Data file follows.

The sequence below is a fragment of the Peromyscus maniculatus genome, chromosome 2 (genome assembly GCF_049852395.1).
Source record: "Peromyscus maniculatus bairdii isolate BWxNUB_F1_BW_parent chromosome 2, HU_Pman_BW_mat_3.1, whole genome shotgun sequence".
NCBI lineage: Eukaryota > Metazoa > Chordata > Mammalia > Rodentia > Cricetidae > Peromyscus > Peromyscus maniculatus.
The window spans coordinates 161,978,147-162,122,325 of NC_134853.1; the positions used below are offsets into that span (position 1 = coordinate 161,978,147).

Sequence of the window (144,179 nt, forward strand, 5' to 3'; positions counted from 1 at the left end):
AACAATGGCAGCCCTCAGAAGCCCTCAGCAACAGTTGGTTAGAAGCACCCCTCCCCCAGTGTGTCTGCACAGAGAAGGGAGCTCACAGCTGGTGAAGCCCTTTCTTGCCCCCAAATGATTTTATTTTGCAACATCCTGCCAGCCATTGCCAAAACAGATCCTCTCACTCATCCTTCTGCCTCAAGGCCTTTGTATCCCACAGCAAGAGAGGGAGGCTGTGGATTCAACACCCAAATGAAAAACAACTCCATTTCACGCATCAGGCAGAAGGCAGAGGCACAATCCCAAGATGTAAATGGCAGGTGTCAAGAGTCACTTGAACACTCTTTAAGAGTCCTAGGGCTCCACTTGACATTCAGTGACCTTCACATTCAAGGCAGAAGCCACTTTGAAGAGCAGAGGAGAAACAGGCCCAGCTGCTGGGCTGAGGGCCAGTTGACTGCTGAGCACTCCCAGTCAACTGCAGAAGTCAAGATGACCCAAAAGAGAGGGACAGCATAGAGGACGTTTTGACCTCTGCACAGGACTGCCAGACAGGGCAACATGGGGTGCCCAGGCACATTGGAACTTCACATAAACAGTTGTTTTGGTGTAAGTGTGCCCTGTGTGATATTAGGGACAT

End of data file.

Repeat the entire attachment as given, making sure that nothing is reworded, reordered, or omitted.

The sequence below is a fragment of the Peromyscus maniculatus genome, chromosome 2 (genome assembly GCF_049852395.1).
Source record: "Peromyscus maniculatus bairdii isolate BWxNUB_F1_BW_parent chromosome 2, HU_Pman_BW_mat_3.1, whole genome shotgun sequence".
NCBI lineage: Eukaryota > Metazoa > Chordata > Mammalia > Rodentia > Cricetidae > Peromyscus > Peromyscus maniculatus.
The window spans coordinates 161,978,147-162,122,325 of NC_134853.1; the positions used below are offsets into that span (position 1 = coordinate 161,978,147).

Sequence of the window (144,179 nt, forward strand, 5' to 3'; positions counted from 1 at the left end):
AACAATGGCAGCCCTCAGAAGCCCTCAGCAACAGTTGGTTAGAAGCACCCCTCCCCCAGTGTGTCTGCACAGAGAAGGGAGCTCACAGCTGGTGAAGCCCTTTCTTGCCCCCAAATGATTTTATTTTGCAACATCCTGCCAGCCATTGCCAAAACAGATCCTCTCACTCATCCTTCTGCCTCAAGGCCTTTGTATCCCACAGCAAGAGAGGGAGGCTGTGGATTCAACACCCAAATGAAAAACAACTCCATTTCACGCATCAGGCAGAAGGCAGAGGCACAATCCCAAGATGTAAATGGCAGGTGTCAAGAGTCACTTGAACACTCTTTAAGAGTCCTAGGGCTCCACTTGACATTCAGTGACCTTCACATTCAAGGCAGAAGCCACTTTGAAGAGCAGAGGAGAAACAGGCCCAGCTGCTGGGCTGAGGGCCAGTTGACTGCTGAGCACTCCCAGTCAACTGCAGAAGTCAAGATGACCCAAAAGAGAGGGACAGCATAGAGGACGTTTTGACCTCTGCACAGGACTGCCAGACAGGGCAACATGGGGTGCCCAGGCACATTGGAACTTCACATAAACAGTTGTTTTGGTGTAAGTGTGCCCTGTGTGATATTAGGGACAT